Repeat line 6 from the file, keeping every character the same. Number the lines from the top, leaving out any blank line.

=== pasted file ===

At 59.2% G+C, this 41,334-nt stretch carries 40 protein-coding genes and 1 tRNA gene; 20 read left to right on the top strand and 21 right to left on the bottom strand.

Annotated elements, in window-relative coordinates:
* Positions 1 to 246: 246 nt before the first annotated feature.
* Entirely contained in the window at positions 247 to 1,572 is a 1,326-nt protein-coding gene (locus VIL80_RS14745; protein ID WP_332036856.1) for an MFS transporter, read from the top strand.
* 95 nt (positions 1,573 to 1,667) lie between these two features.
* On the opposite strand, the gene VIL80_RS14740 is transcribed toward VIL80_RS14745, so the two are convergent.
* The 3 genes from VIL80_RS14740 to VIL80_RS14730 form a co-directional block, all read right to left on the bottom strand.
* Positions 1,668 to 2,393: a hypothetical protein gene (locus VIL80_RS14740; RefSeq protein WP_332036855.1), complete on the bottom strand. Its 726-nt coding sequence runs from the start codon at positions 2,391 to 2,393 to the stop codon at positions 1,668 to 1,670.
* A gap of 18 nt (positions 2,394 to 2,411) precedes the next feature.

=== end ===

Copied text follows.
* On the opposite strand, the gene VIL80_RS14740 is transcribed toward VIL80_RS14745, so the two are convergent.